HUSSAM AYLOUSH: Thank you, Amy.

AMY GOODMAN: Can you explain what has developed from this point as of Tuesday, when the attack took place?

HUSSAM AYLOUSH: Well, we first received the report of the attack from various students on campus. You can just look at the—you know, we’re getting half the picture by listening to it today, and the same thing with your listeners. It’s only when you watch the video that you feel how—the full extent of how disturbing the imagery is. We were extremely disturbed, and we immediately called for an independent investigation, because we felt that such a disturbing incident requires an impartial review and probe.

And since then—initially, the university announced an internal review, that will be conducted by their own University of California Police Department. But I think, after the actions taken by the students on campus, led by the Muslim Student Association there, and many supporting groups, from Latino groups to African-American groups and various social justice groups there, I think the university realized how serious it is. I could say—I could say the whole community is shaken by it, not only the student body, but even the parents, the whole community, because we, as parents and the community, sends their children to the university thinking it’s a safe place. This is not a way to treat a student.

I mean, I’ll tell you how—what I heard from parents. People are saying, yes, maybe Mostafa was a little bit obnoxious. Maybe he wasn’t too compliant. We don’t have the whole picture, actually, but based on what we’ve heard from news reports, it seems, yeah, maybe initially he was asked for an ID and he didn’t show the ID. But he never, never showed any violence. He was never threatening to any of the officers or anybody else. So, if the goal was to detain him, to hold him, there were enough officers at that time to hold him and handcuff him. But there was no need to use the Taser on him.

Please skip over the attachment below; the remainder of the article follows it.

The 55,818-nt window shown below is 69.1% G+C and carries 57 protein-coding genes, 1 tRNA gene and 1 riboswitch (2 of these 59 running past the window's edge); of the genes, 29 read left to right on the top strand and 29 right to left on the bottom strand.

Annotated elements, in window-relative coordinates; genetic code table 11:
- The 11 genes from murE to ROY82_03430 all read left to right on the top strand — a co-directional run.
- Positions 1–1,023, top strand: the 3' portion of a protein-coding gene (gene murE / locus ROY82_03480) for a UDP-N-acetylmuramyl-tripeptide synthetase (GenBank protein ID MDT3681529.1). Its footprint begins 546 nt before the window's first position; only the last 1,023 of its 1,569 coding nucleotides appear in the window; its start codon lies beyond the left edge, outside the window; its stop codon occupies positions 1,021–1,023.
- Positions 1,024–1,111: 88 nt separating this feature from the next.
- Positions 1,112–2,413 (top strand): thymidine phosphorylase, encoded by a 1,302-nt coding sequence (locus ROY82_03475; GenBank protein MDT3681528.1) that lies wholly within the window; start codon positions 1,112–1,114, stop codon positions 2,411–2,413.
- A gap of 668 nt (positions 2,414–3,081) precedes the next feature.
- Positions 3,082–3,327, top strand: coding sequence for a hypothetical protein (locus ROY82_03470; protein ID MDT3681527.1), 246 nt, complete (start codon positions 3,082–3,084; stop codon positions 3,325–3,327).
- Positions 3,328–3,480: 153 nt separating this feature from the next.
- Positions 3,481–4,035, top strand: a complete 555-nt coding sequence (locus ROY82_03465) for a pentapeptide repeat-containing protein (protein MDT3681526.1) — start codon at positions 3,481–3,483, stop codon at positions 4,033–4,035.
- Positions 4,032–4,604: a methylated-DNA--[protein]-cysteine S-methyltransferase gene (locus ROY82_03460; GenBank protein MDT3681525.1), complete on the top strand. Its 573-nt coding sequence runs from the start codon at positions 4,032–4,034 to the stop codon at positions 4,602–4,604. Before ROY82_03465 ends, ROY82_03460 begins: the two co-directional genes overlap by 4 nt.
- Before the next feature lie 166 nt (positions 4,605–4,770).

AMY GOODMAN: Looking at an article that—from ABC News, quoting the University of California Police Department Assistant Chief Jeff Young telling the ABC News affiliate KABC-TV, "I think we need to focus on the actions of the person, not just what you’re hearing on the tape as far as the words. He’s refused—he refused to identify himself. He had refused to leave the library. And he also, when he was escorted by the officers at first, he went limp, which is a form of resistance," Young said. Hussam Ayloush, your response?

HUSSAM AYLOUSH: Well, I mean, again, we only have the images from the video to determine what really happened, plus the eyewitnesses’ account. And it’s too early to make a judgment, a final complete conclusion on what happened. That’s why we demand the investigation. But just by—just judging by what we see, we see someone who’s resisting, but according to law enforcement, because I do work with law enforcement people, and all of them said this seems to be—because there’s a differentiation between resistance. There’s something called passive resistance, which is going limp, like what Mostafa was doing, and there is active resistance, where you start pushing around and trying to harm somebody else.

You know, according to the policy of all police departments that I work with, including the sheriff’s departments also, a Taser should not be used when the person is involved in passive resistance. What they say, the policy is, Tasers should be used against persons who are actively resisting or to prevent those individuals from harming themselves or others. In this case, it’s very, very clear, at least from the video itself, Mostafa was involved in neither. He wasn’t actively resisting; he was passively resisting. And he was never threatening anybody, nor seemed to be threatening anybody.